On Thursday Manitoba Premier Brian Pallister announced his government was stepping up the time table when it comes to loosening restrictions put in place to deal with the coronavirus pandemic.
The “Restoring Services Phase Two Draft Plan” includes professional sports teams being allowed to open their training facilities as early as Friday.
“Players, coaches, managers, training staff and medical personnel employed by or affiliated with a professional sports team may attend at the team’s facilities for the purposes of training and practicing, provided that no members of the public are permitted to enter those facilities.”
There was also a separate statement from the government for the resumption of organized activities, which stated “as long as precautions are taken, such as physical distancing and enhanced cleaning of equipment and indoor spaces. Each sports organization and/or facility must establish a plan for how to minimize physical contact between participants.”
The information included on the province’s website also said there would be guidance on performing a risk assessment for different sports and establishing plans posted online as soon as possible.
So while the announcement is being welcomed as a step in the right direction, by no means will it result in a flood of activity at the Blue Bombers, Jets, Goldeyes and Valour FC training facilities.
In a statement, the defending Grey Cup champion Blue Bombers said: “We are encouraged by today’s news that professional sports facilities are permitted to reopen in Manitoba as per the guidance and direction of our public health officials. We will however wait for the final confirmation from the CFL to allow teams to reopen their facilities.”
There is also the issue of bringing in athletes from outside the province, and the country for that matter, who play for the Blue Bombers. With the CFL not even slated to begin play until early September — if all goes well — there wouldn’t seem to be a rush for any of that to happen.
The logistical challenges of gathering the troops are similar for the Winnipeg Jets, but on a global scale with some of their players still in Europe.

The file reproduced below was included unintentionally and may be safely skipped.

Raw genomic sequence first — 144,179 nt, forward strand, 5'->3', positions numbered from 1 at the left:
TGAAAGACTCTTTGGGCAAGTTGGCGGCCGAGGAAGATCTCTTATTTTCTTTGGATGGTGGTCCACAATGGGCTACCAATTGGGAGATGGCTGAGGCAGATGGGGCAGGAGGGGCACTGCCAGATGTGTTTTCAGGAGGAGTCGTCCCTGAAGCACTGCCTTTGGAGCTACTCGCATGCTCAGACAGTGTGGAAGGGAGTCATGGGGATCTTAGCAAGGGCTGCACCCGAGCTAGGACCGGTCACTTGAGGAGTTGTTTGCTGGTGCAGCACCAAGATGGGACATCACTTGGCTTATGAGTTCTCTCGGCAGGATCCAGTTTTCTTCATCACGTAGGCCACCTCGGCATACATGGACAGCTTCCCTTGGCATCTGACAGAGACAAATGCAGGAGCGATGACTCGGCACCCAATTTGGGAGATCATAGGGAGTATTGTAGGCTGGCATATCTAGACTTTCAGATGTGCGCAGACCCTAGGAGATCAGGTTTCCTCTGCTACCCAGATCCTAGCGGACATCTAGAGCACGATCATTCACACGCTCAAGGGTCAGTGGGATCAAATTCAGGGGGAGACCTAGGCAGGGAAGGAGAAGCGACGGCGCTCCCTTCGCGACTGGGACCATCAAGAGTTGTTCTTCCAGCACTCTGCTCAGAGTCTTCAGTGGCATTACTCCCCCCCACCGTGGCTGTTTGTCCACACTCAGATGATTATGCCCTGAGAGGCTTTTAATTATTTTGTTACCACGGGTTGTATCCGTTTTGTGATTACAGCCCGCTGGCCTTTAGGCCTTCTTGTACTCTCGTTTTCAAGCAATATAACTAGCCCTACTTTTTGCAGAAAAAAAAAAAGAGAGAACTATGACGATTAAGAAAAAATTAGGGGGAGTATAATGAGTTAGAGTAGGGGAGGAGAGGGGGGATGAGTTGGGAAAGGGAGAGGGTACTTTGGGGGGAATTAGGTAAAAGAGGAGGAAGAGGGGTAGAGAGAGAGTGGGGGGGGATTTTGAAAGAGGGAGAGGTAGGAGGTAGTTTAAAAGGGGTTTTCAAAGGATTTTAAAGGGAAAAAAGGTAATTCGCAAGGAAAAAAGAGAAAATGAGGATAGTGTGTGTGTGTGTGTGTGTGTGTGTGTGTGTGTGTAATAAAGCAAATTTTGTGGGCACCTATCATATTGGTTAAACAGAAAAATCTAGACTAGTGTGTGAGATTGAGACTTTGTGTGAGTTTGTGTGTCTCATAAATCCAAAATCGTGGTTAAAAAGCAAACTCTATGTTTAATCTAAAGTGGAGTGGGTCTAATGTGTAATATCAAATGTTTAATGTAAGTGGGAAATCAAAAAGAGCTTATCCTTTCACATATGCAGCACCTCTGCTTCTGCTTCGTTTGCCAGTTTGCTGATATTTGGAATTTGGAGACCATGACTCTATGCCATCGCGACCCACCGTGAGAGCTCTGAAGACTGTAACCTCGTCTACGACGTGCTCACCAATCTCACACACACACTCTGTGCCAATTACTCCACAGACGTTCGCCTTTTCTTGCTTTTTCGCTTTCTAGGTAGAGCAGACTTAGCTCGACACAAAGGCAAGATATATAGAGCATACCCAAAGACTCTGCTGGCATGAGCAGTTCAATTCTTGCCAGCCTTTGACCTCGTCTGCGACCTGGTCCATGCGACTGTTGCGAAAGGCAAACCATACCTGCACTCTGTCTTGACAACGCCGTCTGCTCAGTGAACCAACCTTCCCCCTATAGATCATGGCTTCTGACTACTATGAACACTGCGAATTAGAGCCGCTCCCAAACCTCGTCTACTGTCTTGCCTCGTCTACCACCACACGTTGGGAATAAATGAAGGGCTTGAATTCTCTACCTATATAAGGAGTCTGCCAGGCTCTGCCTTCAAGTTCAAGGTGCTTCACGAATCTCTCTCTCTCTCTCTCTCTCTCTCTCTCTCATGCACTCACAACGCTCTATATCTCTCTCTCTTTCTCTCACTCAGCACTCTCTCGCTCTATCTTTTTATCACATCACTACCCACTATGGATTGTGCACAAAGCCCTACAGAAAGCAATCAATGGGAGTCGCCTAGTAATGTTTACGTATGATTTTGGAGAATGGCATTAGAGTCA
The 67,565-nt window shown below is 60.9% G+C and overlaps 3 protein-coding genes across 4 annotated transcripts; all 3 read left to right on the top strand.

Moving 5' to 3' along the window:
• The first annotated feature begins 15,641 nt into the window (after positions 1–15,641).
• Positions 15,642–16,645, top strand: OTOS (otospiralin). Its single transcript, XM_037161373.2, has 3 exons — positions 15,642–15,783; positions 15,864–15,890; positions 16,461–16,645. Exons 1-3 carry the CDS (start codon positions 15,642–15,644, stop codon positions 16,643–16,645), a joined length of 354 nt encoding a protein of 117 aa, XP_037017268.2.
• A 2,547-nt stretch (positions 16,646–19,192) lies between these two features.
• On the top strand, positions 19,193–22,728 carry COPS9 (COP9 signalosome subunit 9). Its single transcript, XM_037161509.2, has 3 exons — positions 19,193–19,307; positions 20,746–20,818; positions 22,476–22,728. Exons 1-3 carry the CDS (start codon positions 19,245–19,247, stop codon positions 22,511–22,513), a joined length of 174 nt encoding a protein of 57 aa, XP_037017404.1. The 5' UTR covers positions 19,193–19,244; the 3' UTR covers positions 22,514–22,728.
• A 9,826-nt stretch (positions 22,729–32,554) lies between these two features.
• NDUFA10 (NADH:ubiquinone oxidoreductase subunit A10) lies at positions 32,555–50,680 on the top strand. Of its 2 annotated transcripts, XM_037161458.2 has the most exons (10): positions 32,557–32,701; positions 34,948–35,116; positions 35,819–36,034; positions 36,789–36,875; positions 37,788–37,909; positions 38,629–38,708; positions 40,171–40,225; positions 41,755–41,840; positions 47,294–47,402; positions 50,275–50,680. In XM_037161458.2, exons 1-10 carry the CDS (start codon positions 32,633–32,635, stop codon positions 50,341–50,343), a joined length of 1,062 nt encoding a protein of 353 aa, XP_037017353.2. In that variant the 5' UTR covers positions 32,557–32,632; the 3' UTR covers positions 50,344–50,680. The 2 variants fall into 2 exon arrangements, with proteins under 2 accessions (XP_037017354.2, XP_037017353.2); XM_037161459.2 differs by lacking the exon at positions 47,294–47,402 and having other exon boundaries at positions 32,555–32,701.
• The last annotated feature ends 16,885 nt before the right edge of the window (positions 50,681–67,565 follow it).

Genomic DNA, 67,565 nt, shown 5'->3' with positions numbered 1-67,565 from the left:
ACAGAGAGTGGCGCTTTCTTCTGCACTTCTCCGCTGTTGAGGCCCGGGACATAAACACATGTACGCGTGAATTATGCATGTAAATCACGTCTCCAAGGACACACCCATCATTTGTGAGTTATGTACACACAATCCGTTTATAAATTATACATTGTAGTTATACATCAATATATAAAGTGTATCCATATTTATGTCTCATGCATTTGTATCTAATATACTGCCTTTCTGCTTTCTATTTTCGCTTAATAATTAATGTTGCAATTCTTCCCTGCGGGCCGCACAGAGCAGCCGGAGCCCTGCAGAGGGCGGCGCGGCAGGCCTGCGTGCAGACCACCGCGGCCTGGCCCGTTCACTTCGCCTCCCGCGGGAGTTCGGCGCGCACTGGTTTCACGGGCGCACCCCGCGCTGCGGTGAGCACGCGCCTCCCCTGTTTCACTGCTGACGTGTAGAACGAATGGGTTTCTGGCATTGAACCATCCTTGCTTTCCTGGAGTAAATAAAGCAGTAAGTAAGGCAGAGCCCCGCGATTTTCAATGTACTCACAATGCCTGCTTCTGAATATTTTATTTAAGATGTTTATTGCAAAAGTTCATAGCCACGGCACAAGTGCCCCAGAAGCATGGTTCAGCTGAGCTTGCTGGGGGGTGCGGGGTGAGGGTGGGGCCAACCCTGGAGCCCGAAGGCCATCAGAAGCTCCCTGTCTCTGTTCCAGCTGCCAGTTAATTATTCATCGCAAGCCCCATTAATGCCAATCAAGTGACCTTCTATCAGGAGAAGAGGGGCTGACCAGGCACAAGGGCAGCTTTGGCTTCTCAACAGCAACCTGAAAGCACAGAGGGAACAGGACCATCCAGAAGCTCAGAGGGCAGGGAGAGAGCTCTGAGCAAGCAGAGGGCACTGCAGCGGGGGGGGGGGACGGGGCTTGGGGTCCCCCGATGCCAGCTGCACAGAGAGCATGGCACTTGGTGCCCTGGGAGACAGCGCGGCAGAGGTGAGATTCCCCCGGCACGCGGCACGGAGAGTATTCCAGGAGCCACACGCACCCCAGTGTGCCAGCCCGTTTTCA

There are reports the NHL and the Players Association are reviewing a format that would see 24 teams, including the Jets, being a part of the league’s ‘return to play’ plan, but no timetable is in place at this point.
Goldeyes General Manager Andrew Collier says with no players in Winnipeg, the opening of training facilities is a non-factor from their perspective. However, he added via a text message, “I am happy that Manitoba has done well battling this virus and I’m happy to see things starting to reopen.”
Back on April 21, the American Association announced it was hoping to begin an abbreviated 80-game schedule sometime in early July, but has not updated its status since then.
Valour FC pretty much echoed the sentiments of the parent Blue Bombers, in terms of being encouraged by the announcement, but electing to wait for direction from the Canadian Premier League. Coach and General Manager Rob Gale did add, “We’re eagerly hoping and waiting for the ability to go back and do what we all love, but we’ll continue to follow the advice and guidelines of our league and medical specialists they’re diligently consulting with.”
Perhaps the biggest benefactors of the announcement will be amateur sport which can modify its various schedules to be played in province. Sport Manitoba CEO Jeff Hnatiuk says most provincial sports bodies have been busy putting together ‘return to play’ models, so they would have been prepared. But Hnatiuk adds that by no means will the seasonal sports be up and running by early next week.
“It’s a positive development, but one that also needs to be dealt with cautiously.”
“Safety is top of mind, but it can only be good news for the opportunity for Manitobans to get back to being active and participating,” Hnatiuk said in a phone interview.
Photo of Sport Manitoba CEO Jeff Hnatiuk supplied by Sport Manitoba.
Hnatiuk says there will also be an affordability factor for some sports to meet specific protocols, and having facilities on board as well. Below is a list of some of the guidelines that should be followed from the Government of Manitoba website.
- Continue to offer virtual instruction or training where possible.
- Individuals must use the self-screening tool before reporting to work, and should stay home when ill.
- Individuals must be screened for symptoms prior to participation each day of the activity, and are not allowed to participate if they are ill with COVID-19 symptoms.
- If indoors, hand hygiene stations should be placed at the entrance and strategically throughout the facility.
- Shared equipment must be cleaned frequently. This can be done by participants, but staff should ensure this is being done regularly.
- Individuals are given information on social distancing. Indoor facilities must post signs indicating physical distancing guidelines.
- Ensure enhanced cleaning of indoor facilities, particularly washrooms.
- Encouraging individuals to shower at home and limit use of locker area.
- Removing any common use items from locker rooms.
- Posting signage for guidance on shower area use to maintain physical distancing.
- If locker rooms are used, consider modifying their use in order to maintain physical distancing.
- As well, a disinfectant spray or wipes should be available for participants to disinfect locker contact surfaces before and after use.
- Enhanced and frequent cleaning and disinfection of locker rooms will be required.
- Areas of congregation (e.g. team benches, pool edges) will require creative solutions to adhere to physical distancing guidelines. This can be done in consultation with provincial and national sport-specific COVID-19 guidance, where applicable.